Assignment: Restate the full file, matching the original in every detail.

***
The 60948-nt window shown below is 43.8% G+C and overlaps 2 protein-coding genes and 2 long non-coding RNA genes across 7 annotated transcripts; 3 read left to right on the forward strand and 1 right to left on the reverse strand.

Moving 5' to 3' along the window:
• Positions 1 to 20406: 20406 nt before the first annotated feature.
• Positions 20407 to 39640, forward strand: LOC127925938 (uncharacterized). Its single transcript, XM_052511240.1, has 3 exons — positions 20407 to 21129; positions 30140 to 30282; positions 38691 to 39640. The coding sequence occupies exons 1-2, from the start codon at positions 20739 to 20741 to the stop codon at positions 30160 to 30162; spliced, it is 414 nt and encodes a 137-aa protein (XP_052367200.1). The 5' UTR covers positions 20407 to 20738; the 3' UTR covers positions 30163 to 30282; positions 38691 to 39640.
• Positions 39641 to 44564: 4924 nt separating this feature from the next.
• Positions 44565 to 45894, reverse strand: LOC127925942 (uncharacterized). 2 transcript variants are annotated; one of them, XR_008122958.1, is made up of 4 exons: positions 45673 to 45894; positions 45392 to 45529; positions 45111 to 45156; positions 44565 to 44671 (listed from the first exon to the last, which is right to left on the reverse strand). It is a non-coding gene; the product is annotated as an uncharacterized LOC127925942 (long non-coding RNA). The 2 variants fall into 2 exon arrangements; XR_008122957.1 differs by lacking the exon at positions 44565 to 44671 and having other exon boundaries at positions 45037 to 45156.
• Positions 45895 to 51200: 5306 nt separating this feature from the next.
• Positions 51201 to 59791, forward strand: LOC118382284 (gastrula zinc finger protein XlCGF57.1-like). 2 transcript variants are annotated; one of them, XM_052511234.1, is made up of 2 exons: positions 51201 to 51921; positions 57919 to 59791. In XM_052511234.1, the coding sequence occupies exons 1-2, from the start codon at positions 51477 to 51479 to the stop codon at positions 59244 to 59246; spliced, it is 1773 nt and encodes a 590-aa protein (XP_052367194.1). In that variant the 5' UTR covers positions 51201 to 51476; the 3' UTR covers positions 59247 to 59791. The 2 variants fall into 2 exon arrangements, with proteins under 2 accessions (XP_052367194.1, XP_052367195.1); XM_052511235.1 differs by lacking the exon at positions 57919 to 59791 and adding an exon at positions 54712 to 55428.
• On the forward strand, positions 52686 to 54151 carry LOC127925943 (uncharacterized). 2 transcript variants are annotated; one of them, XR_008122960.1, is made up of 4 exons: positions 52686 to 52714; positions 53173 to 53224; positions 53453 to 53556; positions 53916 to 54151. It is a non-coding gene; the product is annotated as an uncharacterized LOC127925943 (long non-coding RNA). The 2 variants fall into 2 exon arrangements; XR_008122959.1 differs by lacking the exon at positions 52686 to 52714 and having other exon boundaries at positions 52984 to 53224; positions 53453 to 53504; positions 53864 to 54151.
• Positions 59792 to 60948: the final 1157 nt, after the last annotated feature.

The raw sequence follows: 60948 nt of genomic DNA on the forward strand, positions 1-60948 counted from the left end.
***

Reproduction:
The 60948-nt window shown below is 43.8% G+C and overlaps 2 protein-coding genes and 2 long non-coding RNA genes across 7 annotated transcripts; 3 read left to right on the forward strand and 1 right to left on the reverse strand.

Moving 5' to 3' along the window:
• Positions 1 to 20406: 20406 nt before the first annotated feature.
• Positions 20407 to 39640, forward strand: LOC127925938 (uncharacterized). Its single transcript, XM_052511240.1, has 3 exons — positions 20407 to 21129; positions 30140 to 30282; positions 38691 to 39640. The coding sequence occupies exons 1-2, from the start codon at positions 20739 to 20741 to the stop codon at positions 30160 to 30162; spliced, it is 414 nt and encodes a 137-aa protein (XP_052367200.1). The 5' UTR covers positions 20407 to 20738; the 3' UTR covers positions 30163 to 30282; positions 38691 to 39640.
• Positions 39641 to 44564: 4924 nt separating this feature from the next.
• Positions 44565 to 45894, reverse strand: LOC127925942 (uncharacterized). 2 transcript variants are annotated; one of them, XR_008122958.1, is made up of 4 exons: positions 45673 to 45894; positions 45392 to 45529; positions 45111 to 45156; positions 44565 to 44671 (listed from the first exon to the last, which is right to left on the reverse strand). It is a non-coding gene; the product is annotated as an uncharacterized LOC127925942 (long non-coding RNA). The 2 variants fall into 2 exon arrangements; XR_008122957.1 differs by lacking the exon at positions 44565 to 44671 and having other exon boundaries at positions 45037 to 45156.
• Positions 45895 to 51200: 5306 nt separating this feature from the next.
• Positions 51201 to 59791, forward strand: LOC118382284 (gastrula zinc finger protein XlCGF57.1-like). 2 transcript variants are annotated; one of them, XM_052511234.1, is made up of 2 exons: positions 51201 to 51921; positions 57919 to 59791. In XM_052511234.1, the coding sequence occupies exons 1-2, from the start codon at positions 51477 to 51479 to the stop codon at positions 59244 to 59246; spliced, it is 1773 nt and encodes a 590-aa protein (XP_052367194.1). In that variant the 5' UTR covers positions 51201 to 51476; the 3' UTR covers positions 59247 to 59791. The 2 variants fall into 2 exon arrangements, with proteins under 2 accessions (XP_052367194.1, XP_052367195.1); XM_052511235.1 differs by lacking the exon at positions 57919 to 59791 and adding an exon at positions 54712 to 55428.
• On the forward strand, positions 52686 to 54151 carry LOC127925943 (uncharacterized). 2 transcript variants are annotated; one of them, XR_008122960.1, is made up of 4 exons: positions 52686 to 52714; positions 53173 to 53224; positions 53453 to 53556; positions 53916 to 54151. It is a non-coding gene; the product is annotated as an uncharacterized LOC127925943 (long non-coding RNA). The 2 variants fall into 2 exon arrangements; XR_008122959.1 differs by lacking the exon at positions 52686 to 52714 and having other exon boundaries at positions 52984 to 53224; positions 53453 to 53504; positions 53864 to 54151.
• Positions 59792 to 60948: the final 1157 nt, after the last annotated feature.

The raw sequence follows: 60948 nt of genomic DNA on the forward strand, positions 1-60948 counted from the left end.